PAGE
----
Re: Multiple-Attribute Keys and 1NF

From: Bob Badour <>
Date: Wed, 29 Aug 2007 08:49:20 -0300
Message-ID: <46d55cf4$0$4019$>

JOG wrote:

> On Aug 29, 6:10 am, "David Cressey" <> wrote:

>>"JOG" <> wrote in message
>>>Okay, sure. But then to be able to query for green and yellow
>>>individually one must employ a further relation encoding two more
>>>propositions that state "'Green and yellow' contains 'Green'" and that
>>>"'Green and yellow' contains 'Yellow'" respectively. One then has a
>>>schema with two domains - one for the composites and one for
>>>individual colours (which is what I was inferring when I initially
>>>said a new one was being added).
>>It took me a while to realize that what you meant from your original
>>description was that
>>"a green and yellow wire means earth". I had thought you meant "a green
>>wire means earth" and "a yellow wire means earth". Pardon me for being
>>Clearly what we have here is not a domain of colors, but a domain of color
>>codes, where a color code contains one or more colors, and maybe a "thick
>>or thin" qualifier on each color.
>>It's not clear to me why you need to able to query on simple colors, unless
>>you need to decompose the color coding scheme into its constituent parts for
>>some reason.
>>There are lot of code domains where each code is made up of a set of more
>>primitive elements.
>>Perhaps a very relevant one might be "character code". If I have the
>>following primitive elements:
>>B1, B2, B4, B8, B16, B32, B64, B128
>>(which might be an odd way of labelling bits 0 through 7 of a byte), I can
>>think of the character code for 'A' as being B64+B1. Now I could query on
>>all the character codes without necessarily having an operator that would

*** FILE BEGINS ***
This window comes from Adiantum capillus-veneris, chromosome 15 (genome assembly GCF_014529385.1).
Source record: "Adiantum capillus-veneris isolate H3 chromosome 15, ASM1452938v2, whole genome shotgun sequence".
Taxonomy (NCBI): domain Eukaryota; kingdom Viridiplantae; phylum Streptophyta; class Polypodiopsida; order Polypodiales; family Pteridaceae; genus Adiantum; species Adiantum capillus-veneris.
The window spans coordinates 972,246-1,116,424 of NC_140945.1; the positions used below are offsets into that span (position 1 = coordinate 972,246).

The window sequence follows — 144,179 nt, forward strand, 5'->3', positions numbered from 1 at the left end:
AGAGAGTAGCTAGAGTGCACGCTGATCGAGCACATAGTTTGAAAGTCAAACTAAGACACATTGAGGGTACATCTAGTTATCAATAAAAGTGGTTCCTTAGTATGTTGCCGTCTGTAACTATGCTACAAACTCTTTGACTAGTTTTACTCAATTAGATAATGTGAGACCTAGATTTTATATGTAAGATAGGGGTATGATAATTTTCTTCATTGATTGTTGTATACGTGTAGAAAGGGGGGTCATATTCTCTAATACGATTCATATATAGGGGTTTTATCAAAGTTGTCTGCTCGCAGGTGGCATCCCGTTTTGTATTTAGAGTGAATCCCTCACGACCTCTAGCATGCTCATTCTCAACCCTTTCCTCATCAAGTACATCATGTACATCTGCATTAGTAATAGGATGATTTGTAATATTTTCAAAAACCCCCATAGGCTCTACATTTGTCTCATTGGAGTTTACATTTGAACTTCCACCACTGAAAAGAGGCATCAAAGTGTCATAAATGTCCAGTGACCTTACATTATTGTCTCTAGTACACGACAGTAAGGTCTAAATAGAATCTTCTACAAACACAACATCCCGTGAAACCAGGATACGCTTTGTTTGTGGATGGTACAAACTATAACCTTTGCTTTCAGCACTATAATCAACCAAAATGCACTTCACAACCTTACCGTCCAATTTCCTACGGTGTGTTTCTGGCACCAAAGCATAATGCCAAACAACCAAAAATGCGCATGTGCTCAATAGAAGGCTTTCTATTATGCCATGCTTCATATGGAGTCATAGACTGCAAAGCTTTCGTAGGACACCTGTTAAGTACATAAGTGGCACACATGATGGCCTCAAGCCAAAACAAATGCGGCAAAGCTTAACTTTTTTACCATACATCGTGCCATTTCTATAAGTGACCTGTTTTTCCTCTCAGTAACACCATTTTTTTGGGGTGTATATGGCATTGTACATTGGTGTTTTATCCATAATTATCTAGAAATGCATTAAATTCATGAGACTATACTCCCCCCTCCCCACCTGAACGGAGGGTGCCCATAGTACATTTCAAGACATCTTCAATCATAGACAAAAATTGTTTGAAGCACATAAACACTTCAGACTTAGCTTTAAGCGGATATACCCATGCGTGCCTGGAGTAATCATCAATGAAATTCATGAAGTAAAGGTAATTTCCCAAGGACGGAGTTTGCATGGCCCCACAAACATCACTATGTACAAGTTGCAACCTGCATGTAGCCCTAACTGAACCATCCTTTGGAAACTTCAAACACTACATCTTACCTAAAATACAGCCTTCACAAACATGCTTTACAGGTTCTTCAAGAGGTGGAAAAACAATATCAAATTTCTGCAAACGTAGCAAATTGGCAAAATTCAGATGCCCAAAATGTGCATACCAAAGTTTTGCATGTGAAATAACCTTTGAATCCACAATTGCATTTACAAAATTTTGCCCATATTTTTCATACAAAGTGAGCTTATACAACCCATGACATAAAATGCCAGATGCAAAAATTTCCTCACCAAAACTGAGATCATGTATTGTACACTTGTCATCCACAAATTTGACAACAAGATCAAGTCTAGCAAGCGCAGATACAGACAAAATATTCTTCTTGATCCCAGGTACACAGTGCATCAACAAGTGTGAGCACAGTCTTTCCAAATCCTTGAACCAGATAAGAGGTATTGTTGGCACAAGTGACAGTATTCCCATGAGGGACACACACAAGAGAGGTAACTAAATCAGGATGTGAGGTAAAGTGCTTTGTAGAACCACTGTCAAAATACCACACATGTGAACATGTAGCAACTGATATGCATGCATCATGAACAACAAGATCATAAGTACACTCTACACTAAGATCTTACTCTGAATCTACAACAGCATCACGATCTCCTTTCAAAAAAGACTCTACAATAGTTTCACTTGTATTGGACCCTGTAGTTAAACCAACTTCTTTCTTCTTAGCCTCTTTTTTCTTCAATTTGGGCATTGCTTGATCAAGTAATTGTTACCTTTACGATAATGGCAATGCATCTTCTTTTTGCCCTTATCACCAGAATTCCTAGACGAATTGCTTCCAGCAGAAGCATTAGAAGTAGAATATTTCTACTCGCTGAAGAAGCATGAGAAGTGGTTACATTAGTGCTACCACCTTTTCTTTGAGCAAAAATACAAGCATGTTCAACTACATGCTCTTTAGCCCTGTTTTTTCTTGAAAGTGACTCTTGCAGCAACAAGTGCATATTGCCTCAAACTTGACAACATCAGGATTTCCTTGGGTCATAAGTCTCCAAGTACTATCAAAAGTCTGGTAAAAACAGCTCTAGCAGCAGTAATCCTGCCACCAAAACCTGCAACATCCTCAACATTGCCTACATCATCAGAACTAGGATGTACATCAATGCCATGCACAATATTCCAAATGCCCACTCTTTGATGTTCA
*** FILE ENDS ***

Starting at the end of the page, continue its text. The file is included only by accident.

>>yield "all the codes that include B1".
>>I think that the colors, as constituents of color codes, play the same role
>>as bits, as constituents of character codes. Do you agree?
> Yes. I mean no. No, yes. Gnngh ;)
> Ok, of course I understand your point - a wire can be viewed as having
> a colour code, which itself has constituent parts. But its just one
> interpretation right. I am still seeing a difference between the
> propositions:
> * There is a colour-code "yellow and green" that denotes "earth".
> * The casing of an earth wire features the colour yellow and the
> colour green.
> Its just like the difference between the propositions:
> * My office is B42
> * My office is on floor B, room 42.
> There are instances where I may well want to encode as the second
> proposition forms. And /if/ that were the case (iff), well 1NF is
> precluding me from doing this in terms of the wire example.

I disagree. You have already noted that 1NF allows this with exactly 2 relations (or with 1 relation and one or more operations on the color code domain.) Received on Wed Aug 29 2007 - 13:49:20 CEST

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